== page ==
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The Hobbit: The Desolation of Smaug (2013)

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Ratings: 8.1/10 from 301,077 users   Metascore: 66/100
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The dwarves, along with Bilbo Baggins and Gandalf the Grey, continue their quest to reclaim Erebor, their homeland, from Smaug. Bilbo Baggins is in possession of a mysterious and magical ring.

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Title: The Hobbit: The Desolation of Smaug (2013)

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Cast

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Storyline

After successfully crossing over (and under) the Misty Mountains, Thorin and Company must seek aid from a powerful stranger before taking on the dangers of Mirkwood Forest--without their Wizard. If they reach the human settlement of Lake-town it will be time for the hobbit Bilbo Baggins to fulfill his contract with the dwarves. The party must complete the journey to Lonely Mountain and burglar Baggins must seek out the Secret Door that will give them access to the hoard of the dragon Smaug. And, where has Gandalf got off to? And what is his secret business to the south? Written by Otaku-sempai

Plot Summary | Plot Synopsis

Taglines:

Beyond darkness... beyond desolation... lies the greatest danger of all.

Genres:

Adventure | Fantasy

Motion Picture Rating (MPAA)

Rated PG-13 for extended sequences of intense fantasy action violence, and frightening images | See all certifications »

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Details

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Release Date:

13 December 2013 (USA)  »

Also Known As:

The Hobbit Part 2  »

Filming Locations:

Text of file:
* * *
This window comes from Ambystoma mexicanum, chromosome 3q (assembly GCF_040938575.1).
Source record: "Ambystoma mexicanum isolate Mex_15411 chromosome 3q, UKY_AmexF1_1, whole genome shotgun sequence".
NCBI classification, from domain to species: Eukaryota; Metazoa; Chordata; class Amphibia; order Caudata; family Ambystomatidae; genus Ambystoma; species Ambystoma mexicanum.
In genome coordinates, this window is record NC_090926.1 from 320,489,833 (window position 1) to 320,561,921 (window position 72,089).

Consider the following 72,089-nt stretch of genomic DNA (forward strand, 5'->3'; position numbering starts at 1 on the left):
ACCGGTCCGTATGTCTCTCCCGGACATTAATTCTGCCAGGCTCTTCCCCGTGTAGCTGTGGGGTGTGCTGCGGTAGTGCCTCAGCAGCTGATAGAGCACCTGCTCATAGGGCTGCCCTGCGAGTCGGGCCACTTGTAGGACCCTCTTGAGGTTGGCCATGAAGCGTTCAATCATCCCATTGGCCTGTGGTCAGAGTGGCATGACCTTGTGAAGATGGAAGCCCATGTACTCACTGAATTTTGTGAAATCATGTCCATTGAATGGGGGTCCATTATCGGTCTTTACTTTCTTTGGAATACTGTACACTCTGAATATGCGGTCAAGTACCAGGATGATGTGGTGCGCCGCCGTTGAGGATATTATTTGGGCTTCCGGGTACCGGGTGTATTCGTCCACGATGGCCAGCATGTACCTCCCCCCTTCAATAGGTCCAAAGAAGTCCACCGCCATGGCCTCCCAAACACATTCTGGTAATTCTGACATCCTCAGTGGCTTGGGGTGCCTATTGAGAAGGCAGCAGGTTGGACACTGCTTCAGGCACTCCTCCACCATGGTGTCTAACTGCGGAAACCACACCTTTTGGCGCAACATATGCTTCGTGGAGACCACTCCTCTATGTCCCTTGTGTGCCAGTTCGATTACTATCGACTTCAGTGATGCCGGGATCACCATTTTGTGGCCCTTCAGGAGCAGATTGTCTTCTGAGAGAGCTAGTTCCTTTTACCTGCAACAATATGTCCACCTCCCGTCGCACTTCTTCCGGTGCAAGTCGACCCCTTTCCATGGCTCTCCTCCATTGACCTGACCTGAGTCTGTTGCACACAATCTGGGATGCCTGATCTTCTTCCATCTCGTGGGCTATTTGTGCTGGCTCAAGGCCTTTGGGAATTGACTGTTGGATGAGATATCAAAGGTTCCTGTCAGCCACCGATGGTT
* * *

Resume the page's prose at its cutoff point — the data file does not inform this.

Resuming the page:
Box Office

Opening Weekend:

$73,645,197 (USA) (13 December 2013)

Gross:

$258,355,354 (USA) (11 April 2014)
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Company Credits

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Technical Specs

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Aspect Ratio:

2.35 : 1
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Did You Know?

Trivia

Mirkwood is a derivation from the Germanic word "Myrkviðr" and it means "Dark Wood". See more »

Goofs

Some dwarves, like Bofur, share one or two of Beorn's ponies with another dwarf. When they gallop to Mirkwood, each dwarf has a pony. See more »

Quotes

[after Thorin orders Kili left behind, Fili steps off the boat]
Thorin Oakenshield: Fili, don't be a fool. You belong with the Company.
Fili: I belong with my brother!
See more »

Connections

Spoofed in 2014 MTV Movie Awards (2014) See more »

Soundtracks

I See Fire
Written by Ed Sheeran
Performed by Ed Sheeran
Courtesy of Atlantic Records
Ed Sheeran appears courtesy of Asylum Records UK
See more »

Frequently Asked Questions

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User Reviews

 
The word you're looking for is "reimagining"
11 December 2013 | by (Norway) – See all my reviews

I won't "review" the content of the movie in any detail, but provide some thoughts about how this film should be approached. I consider myself a Tolkienist (in fact I saw this movie on opening night because I secured a promotion deal with the local cinema: I spent four hours until midnight writing people's names in Elvish writing!) It is to be expected that many fans of of the original book will perceive this movie as a bloated, garbled monster version of the written story they loved. It is important to realize, before going in, that this is not simply "the movie of the book". This is Jackson's The Hobbit, not Tolkien's, and they are best appreciated as independent works. They represent different media, come from different centuries, and have partly different target audiences. The children's book was written before Tolkien had any idea of the grand trilogy to follow; Jackson had already produced his Lord of the Rings trilogy and somewhat understandably tries to make the prequels resemble it, in tone and scope.